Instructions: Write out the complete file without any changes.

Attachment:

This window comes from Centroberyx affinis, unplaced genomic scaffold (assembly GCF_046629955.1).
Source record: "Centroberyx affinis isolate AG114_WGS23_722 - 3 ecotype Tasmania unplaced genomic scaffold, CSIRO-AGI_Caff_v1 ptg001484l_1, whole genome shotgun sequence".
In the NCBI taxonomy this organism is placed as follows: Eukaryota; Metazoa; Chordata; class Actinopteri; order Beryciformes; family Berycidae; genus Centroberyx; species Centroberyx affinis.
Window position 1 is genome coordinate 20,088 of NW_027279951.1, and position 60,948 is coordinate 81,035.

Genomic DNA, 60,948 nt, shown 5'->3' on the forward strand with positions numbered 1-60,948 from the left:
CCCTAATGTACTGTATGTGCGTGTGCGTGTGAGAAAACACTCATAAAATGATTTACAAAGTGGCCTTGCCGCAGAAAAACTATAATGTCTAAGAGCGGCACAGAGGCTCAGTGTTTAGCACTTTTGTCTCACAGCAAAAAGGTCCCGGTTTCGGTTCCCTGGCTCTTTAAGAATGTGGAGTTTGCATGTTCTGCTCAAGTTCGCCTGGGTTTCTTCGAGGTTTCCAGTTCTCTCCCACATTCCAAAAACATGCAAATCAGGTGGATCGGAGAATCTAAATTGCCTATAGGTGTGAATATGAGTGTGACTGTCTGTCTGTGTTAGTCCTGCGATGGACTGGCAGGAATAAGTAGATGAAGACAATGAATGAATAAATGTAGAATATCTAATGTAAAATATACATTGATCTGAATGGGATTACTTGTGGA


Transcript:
This window comes from Centroberyx affinis, unplaced genomic scaffold (assembly GCF_046629955.1).
Source record: "Centroberyx affinis isolate AG114_WGS23_722 - 3 ecotype Tasmania unplaced genomic scaffold, CSIRO-AGI_Caff_v1 ptg001484l_1, whole genome shotgun sequence".
In the NCBI taxonomy this organism is placed as follows: Eukaryota; Metazoa; Chordata; class Actinopteri; order Beryciformes; family Berycidae; genus Centroberyx; species Centroberyx affinis.
Window position 1 is genome coordinate 20,088 of NW_027279951.1, and position 60,948 is coordinate 81,035.

Genomic DNA, 60,948 nt, shown 5'->3' on the forward strand with positions numbered 1-60,948 from the left:
CCCTAATGTACTGTATGTGCGTGTGCGTGTGAGAAAACACTCATAAAATGATTTACAAAGTGGCCTTGCCGCAGAAAAACTATAATGTCTAAGAGCGGCACAGAGGCTCAGTGTTTAGCACTTTTGTCTCACAGCAAAAAGGTCCCGGTTTCGGTTCCCTGGCTCTTTAAGAATGTGGAGTTTGCATGTTCTGCTCAAGTTCGCCTGGGTTTCTTCGAGGTTTCCAGTTCTCTCCCACATTCCAAAAACATGCAAATCAGGTGGATCGGAGAATCTAAATTGCCTATAGGTGTGAATATGAGTGTGACTGTCTGTCTGTGTTAGTCCTGCGATGGACTGGCAGGAATAAGTAGATGAAGACAATGAATGAATAAATGTAGAATATCTAATGTAAAATATACATTGATCTGAATGGGATTACTTGTGGA